Cart (Loading....) | Create Account
Close category search window
 

Chemistry at interfaces: Electropositive metals on polymer surfaces

Sign In

Cookies must be enabled to login.After enabling cookies , please use refresh or reload or ctrl+f5 on the browser for the login options.

Formats Non-Member Member
$31 $31
Learn how you can qualify for the best price for this item!
Become an IEEE Member or Subscribe to
IEEE Xplore for exclusive pricing!
close button

puzzle piece

IEEE membership options for an individual and IEEE Xplore subscriptions for an organization offer the most affordable access to essential journal articles, conference papers, standards, eBooks, and eLearning courses.

Learn more about:

IEEE membership

IEEE Xplore subscriptions

6 Author(s)
Kovac, C.A. ; IBM Research Division, T. J. Watson Research Center, P.O. Box 218, Yorktown Heights, New York 10598, USA ; Jordan-Sweet, J.L. ; Goldberg, M.J. ; Clabes, J.G.
more authors

This paper presents a study of chemical interactions between polymer surfaces and metal atoms deposited from the vapor phase. Such interactions may play an important role in interfacial metal-polymer adhesion. The chemical nature of the interface formed when an electropositive metal (chromium or cesium) is deposited onto the surface of PMDA-ODA polyimide has been investigated using chemical model studies coupled with photoelectron spectroscopic techniques. X-ray photoelectron spectroscopy, synchrotron-radiation-excited core-level photoemission, and near-edge X-ray absorption spectroscopy were used to analyze changes in polymer surfaces during deposition of chromium and cesium. Chemical model studies using cyclic voltammetry and UV-visible spectroscopy were performed using several simpler polymers or monomeric model compounds which contained structural subunits of the polyimide. Results of these experiments show that chromium (and other electropositive metals studied so far) initially reacts rapidly with the carbonyl groups of polyimide, causing reduction of the dianhydride portion of the polymer, with concomitant chromium oxidation. Continued deposition of chromium onto the reacted polymer surface results in the formation of chromium carbide, oxide, and nitride species, indicating a disruption of the polymer chemical structure.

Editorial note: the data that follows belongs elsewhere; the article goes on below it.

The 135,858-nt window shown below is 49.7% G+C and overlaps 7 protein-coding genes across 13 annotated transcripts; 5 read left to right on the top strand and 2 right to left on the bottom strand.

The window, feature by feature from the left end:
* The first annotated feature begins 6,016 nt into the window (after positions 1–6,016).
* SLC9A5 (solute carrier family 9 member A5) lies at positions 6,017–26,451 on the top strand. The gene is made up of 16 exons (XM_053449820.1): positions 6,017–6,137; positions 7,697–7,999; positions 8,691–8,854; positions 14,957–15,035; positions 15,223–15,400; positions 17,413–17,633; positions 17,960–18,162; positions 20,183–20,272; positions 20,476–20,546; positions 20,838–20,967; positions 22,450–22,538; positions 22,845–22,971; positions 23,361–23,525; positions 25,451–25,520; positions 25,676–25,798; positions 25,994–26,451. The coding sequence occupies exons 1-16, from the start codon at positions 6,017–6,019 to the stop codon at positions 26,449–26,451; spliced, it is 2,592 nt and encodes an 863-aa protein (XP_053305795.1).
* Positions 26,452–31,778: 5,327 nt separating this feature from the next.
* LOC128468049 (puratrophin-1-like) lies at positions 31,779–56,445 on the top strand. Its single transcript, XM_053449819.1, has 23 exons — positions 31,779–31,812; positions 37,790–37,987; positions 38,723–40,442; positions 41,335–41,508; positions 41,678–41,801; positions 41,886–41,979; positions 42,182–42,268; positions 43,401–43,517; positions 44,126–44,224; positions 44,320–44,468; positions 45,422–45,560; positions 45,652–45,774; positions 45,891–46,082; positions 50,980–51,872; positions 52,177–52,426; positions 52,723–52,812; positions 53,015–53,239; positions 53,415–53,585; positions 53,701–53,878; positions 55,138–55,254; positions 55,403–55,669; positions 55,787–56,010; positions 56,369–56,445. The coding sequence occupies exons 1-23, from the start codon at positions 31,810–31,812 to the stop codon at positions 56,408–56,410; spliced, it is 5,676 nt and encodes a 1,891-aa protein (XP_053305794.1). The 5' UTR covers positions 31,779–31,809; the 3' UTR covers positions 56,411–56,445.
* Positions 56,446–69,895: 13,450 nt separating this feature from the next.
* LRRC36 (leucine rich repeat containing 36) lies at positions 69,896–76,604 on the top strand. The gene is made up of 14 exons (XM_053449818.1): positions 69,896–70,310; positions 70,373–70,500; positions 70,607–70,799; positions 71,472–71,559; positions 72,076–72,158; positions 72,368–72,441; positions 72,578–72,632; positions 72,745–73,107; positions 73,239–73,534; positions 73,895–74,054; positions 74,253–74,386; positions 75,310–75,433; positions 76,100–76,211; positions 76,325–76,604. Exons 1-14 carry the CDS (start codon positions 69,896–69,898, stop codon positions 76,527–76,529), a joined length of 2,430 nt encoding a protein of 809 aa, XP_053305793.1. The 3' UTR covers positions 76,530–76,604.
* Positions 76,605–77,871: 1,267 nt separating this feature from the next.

Note: The Institute of Electrical and Electronics Engineers, Incorporated is distributing this Article with permission of the International Business Machines Corporation (IBM) who is the exclusive owner. The recipient of this Article may not assign, sublicense, lease, rent or otherwise transfer, reproduce, prepare derivative works, publicly display or perform, or distribute the Article.  

Published in:

IBM Journal of Research and Development  (Volume:32 ,  Issue: 5 )

Date of Publication:

Sep. 1988

Need Help?


IEEE Advancing Technology for Humanity About IEEE Xplore | Contact | Help | Terms of Use | Nondiscrimination Policy | Site Map | Privacy & Opting Out of Cookies

A not-for-profit organization, IEEE is the world's largest professional association for the advancement of technology.
© Copyright 2014 IEEE - All rights reserved. Use of this web site signifies your agreement to the terms and conditions.